Python RaspberryPi Steppers Etch-A-Sketch
Last month, at PYPTUG PyHack workshop, we did a lot of stuff with motors. DC, servos, H bridges, PWM and steppers.
It was a very dense 3 hours. We covered a lot, and it was a lot of fun. I've already posted about the 2 bit H bridge, and I'll post some more articles covering some of the other aspects (steampunk DJ gear, anyone?)
But let us get back to steppers for a moment. Steppers are interesting, but just looking at them step one way, then the other, is not exactly exciting. Well, for most folks, anyway.
Silver screenI've been keeping quiet for about a month on the last piece of the workshop. The reason is that I had a talk at the local IEEE chapter, and I was going to let that project go around the room for a live demo (that's right, battery powered), so I didn't want to kill the surprise too much (and it turned out to be a full house). Well, I gave the talk, so I can finally detail this project.
|LCD? Not quite...|
Pi-A-Sketch is a friendly Raspberry Pi in a raspberry colored case. The case is also housing an 8 channel darlington array.
It is powered by a Kodak Lithium battery pack. I was able to pick one up for a meager $6. It is small and low capacity, but it is perfect to power this setup.
It runs Raspbian. It auto logins at boot and start a Python script (roughly 150 lines of Python - I will do a step by step code review in a follow up post). The code is both a program and a module. It can be imported in python or ipython and thus we have an interactive session with the monitor.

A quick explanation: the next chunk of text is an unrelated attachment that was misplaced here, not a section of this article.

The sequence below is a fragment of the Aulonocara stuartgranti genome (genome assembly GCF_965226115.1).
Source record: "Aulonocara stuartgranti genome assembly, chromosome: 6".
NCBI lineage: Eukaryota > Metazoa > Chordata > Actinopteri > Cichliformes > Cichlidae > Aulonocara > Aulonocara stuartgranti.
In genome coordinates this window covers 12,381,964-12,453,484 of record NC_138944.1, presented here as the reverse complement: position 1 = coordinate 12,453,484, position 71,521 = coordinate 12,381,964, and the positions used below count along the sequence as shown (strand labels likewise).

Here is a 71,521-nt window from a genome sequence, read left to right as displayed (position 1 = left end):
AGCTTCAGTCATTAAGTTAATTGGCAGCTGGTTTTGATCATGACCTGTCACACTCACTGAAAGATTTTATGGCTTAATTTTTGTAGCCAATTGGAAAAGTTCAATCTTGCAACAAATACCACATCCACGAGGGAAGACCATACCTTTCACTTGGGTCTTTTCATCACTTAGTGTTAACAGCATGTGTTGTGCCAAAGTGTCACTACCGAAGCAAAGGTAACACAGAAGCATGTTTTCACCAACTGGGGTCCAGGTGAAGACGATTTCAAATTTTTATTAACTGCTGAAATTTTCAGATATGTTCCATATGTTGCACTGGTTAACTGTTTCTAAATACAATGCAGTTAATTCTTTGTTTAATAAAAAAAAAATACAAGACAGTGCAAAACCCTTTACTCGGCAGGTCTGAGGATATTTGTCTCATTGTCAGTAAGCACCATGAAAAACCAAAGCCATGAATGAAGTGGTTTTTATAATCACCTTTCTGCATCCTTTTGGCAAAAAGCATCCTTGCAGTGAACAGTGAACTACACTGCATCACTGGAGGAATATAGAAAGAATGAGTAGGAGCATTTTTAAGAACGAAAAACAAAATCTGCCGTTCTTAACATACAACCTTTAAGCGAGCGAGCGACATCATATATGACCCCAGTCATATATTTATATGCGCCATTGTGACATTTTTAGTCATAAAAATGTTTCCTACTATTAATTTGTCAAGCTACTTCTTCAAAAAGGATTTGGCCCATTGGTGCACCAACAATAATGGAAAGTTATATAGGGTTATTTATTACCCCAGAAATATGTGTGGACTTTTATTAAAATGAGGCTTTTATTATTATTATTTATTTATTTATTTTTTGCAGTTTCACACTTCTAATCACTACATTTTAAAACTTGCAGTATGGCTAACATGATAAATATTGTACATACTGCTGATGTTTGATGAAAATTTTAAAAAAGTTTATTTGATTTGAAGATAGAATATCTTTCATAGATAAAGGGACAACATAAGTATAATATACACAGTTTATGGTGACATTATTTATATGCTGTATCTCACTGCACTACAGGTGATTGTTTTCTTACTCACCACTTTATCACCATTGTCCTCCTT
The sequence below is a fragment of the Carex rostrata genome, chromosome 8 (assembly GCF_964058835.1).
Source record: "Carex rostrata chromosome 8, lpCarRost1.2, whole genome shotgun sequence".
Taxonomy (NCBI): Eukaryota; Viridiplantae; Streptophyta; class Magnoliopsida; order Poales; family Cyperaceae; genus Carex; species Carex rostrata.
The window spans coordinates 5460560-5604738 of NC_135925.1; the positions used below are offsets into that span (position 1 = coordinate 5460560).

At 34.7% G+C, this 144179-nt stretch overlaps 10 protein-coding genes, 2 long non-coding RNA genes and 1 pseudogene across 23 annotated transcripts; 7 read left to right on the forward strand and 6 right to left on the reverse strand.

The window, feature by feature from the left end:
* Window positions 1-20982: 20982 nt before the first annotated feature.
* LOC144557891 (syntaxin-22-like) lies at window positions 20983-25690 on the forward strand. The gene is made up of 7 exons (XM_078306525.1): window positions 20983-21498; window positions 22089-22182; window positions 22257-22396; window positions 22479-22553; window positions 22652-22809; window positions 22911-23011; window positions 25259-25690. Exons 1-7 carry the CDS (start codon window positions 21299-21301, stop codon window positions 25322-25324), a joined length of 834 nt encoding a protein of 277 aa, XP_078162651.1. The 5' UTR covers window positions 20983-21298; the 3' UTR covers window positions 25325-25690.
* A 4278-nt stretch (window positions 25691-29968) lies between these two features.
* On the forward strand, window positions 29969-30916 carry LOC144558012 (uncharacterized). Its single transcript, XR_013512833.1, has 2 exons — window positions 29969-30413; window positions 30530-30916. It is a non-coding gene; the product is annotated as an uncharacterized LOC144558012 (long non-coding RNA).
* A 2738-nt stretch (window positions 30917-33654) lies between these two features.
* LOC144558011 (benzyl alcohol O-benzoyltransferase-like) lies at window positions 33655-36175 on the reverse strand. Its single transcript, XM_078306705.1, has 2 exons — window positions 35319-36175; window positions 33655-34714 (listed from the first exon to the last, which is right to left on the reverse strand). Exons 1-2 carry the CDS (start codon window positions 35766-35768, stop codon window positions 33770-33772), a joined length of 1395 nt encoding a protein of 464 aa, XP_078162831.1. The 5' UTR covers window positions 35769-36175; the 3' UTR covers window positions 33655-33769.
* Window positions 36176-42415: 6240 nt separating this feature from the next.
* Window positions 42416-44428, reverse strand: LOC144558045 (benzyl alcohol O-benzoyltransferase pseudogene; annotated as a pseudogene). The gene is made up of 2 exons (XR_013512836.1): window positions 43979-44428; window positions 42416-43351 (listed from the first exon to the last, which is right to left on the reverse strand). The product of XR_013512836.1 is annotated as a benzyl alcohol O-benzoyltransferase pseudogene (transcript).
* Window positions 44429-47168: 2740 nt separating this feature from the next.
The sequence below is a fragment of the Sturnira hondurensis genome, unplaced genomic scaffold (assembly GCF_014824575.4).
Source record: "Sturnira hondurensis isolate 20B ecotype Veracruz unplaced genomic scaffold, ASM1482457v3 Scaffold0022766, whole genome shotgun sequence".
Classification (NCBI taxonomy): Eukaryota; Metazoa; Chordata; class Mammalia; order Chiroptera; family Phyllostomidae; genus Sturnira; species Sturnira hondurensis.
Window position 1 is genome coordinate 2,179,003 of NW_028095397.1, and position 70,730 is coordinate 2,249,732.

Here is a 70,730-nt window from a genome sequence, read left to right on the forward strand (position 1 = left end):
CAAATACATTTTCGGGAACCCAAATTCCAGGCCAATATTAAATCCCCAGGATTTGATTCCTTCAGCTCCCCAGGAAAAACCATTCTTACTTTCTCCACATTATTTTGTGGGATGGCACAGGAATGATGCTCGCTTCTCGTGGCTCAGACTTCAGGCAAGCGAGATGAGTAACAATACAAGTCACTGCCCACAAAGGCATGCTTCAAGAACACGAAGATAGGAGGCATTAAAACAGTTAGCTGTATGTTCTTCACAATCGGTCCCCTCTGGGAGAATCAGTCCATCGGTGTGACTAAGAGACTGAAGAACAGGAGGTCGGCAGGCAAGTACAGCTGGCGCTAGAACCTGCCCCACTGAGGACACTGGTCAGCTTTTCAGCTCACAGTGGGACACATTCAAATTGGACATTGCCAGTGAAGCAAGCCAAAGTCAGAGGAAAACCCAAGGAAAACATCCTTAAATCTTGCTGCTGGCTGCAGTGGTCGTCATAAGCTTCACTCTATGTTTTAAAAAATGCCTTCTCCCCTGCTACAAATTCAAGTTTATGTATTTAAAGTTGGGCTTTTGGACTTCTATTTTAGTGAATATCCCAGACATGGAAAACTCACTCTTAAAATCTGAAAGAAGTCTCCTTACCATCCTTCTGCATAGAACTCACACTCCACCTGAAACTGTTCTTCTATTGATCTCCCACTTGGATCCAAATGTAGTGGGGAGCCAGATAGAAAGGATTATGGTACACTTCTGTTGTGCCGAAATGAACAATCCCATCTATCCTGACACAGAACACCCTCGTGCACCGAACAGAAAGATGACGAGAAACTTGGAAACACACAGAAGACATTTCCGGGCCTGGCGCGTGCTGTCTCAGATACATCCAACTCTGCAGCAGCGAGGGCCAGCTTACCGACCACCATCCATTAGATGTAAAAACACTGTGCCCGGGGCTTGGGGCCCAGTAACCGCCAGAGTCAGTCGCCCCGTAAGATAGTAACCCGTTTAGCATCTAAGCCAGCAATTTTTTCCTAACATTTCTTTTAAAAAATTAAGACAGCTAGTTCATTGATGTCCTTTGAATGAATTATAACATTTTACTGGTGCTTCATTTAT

Ah yes. the Pi-A-Sketch is connected to its "monitor" in a very mechanical way...
The pictures tell the bulk of the story, it is deceptively simple:
|The Pi drives a pair of stepper motors|
|These stepper motors control the knobs of an Etch-A-Sketch|
|Each stepper is tied to each other to prevent rotation|
The shaft of the Etch-A-Sketch, once we remove the knob, is the same diameter as the shaft of the stepper motors I chose. They are extremely cheap, but have enough torque due to a 64:1 built-in gearbox. They have no trouble doing their job.
With both side keyed, I coupled them with a hollow plastic tube, and filled the key with some hot glue. Good enough.
Walking the lineHorizontal is easy, just turn one knob. Vertical line? same thing. What about diagonals? Anything else?
On the above screenshot, not only are we doing some straight lines, but we are drawing circles. C.I.R.C.L.E.S. Yes, that.
Have you ever tried drawing circles on an Etch-A-Sketch???? Impossible. But, hey, a little Raspberry Pi, and what do you know!
It's trickyThere were a few challenges. For one thing, there is hysteresis to deal with. This is particularly an issue when drawing a circle due to slop when changing direction on an axis. Also, most algorithms are designed to work with a bitmap display. The Etch-A-Sketch is quite definitely not a framebuffer...
In our next episode we'll see how the Python code resolves some of these problems. And we will see how we can use the module to draw lines and circles, and you'll get a refresher on some of Bresenham's work (thank you Jack)... the line algorithm and the midpoint circle algorithm.
What's funny is that he initially started with plotters, but these algorithms are using a bitmap, yet we will reconvert these to be used with an X-Y plotter like interface (delta vs coordinates). Talk about going full circle.
In the interim, I have to get a few minutes to upload the video of the Pi-A-Sketch in operation...